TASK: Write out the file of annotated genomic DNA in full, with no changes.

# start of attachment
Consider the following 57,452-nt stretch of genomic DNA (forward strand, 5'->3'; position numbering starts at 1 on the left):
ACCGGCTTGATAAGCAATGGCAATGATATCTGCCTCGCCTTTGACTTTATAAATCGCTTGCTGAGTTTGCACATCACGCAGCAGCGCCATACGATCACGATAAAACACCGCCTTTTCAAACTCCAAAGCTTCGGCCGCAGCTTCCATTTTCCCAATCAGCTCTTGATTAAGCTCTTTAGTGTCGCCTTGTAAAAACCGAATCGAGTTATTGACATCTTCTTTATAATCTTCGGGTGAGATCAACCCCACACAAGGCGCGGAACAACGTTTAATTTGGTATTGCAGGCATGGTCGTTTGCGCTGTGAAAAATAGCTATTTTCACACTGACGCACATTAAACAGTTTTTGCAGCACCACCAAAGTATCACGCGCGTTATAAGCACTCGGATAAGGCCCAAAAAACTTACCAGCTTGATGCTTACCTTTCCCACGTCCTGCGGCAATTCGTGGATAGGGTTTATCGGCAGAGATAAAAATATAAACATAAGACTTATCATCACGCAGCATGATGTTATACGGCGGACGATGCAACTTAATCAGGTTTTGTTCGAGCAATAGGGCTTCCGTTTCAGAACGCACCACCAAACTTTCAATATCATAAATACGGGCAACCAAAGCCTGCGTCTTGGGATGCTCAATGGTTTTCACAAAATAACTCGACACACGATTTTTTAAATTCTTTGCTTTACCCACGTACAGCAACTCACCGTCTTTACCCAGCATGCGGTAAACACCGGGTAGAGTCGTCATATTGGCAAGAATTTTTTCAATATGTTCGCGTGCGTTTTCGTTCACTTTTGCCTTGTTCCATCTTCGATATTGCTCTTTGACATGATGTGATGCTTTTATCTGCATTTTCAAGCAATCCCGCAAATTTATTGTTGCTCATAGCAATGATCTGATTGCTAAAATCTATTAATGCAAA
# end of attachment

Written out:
Consider the following 57,452-nt stretch of genomic DNA (forward strand, 5'->3'; position numbering starts at 1 on the left):
ACCGGCTTGATAAGCAATGGCAATGATATCTGCCTCGCCTTTGACTTTATAAATCGCTTGCTGAGTTTGCACATCACGCAGCAGCGCCATACGATCACGATAAAACACCGCCTTTTCAAACTCCAAAGCTTCGGCCGCAGCTTCCATTTTCCCAATCAGCTCTTGATTAAGCTCTTTAGTGTCGCCTTGTAAAAACCGAATCGAGTTATTGACATCTTCTTTATAATCTTCGGGTGAGATCAACCCCACACAAGGCGCGGAACAACGTTTAATTTGGTATTGCAGGCATGGTCGTTTGCGCTGTGAAAAATAGCTATTTTCACACTGACGCACATTAAACAGTTTTTGCAGCACCACCAAAGTATCACGCGCGTTATAAGCACTCGGATAAGGCCCAAAAAACTTACCAGCTTGATGCTTACCTTTCCCACGTCCTGCGGCAATTCGTGGATAGGGTTTATCGGCAGAGATAAAAATATAAACATAAGACTTATCATCACGCAGCATGATGTTATACGGCGGACGATGCAACTTAATCAGGTTTTGTTCGAGCAATAGGGCTTCCGTTTCAGAACGCACCACCAAACTTTCAATATCATAAATACGGGCAACCAAAGCCTGCGTCTTGGGATGCTCAATGGTTTTCACAAAATAACTCGACACACGATTTTTTAAATTCTTTGCTTTACCCACGTACAGCAACTCACCGTCTTTACCCAGCATGCGGTAAACACCGGGTAGAGTCGTCATATTGGCAAGAATTTTTTCAATATGTTCGCGTGCGTTTTCGTTCACTTTTGCCTTGTTCCATCTTCGATATTGCTCTTTGACATGATGTGATGCTTTTATCTGCATTTTCAAGCAATCCCGCAAATTTATTGTTGCTCATAGCAATGATCTGATTGCTAAAATCTATTAATGCAAA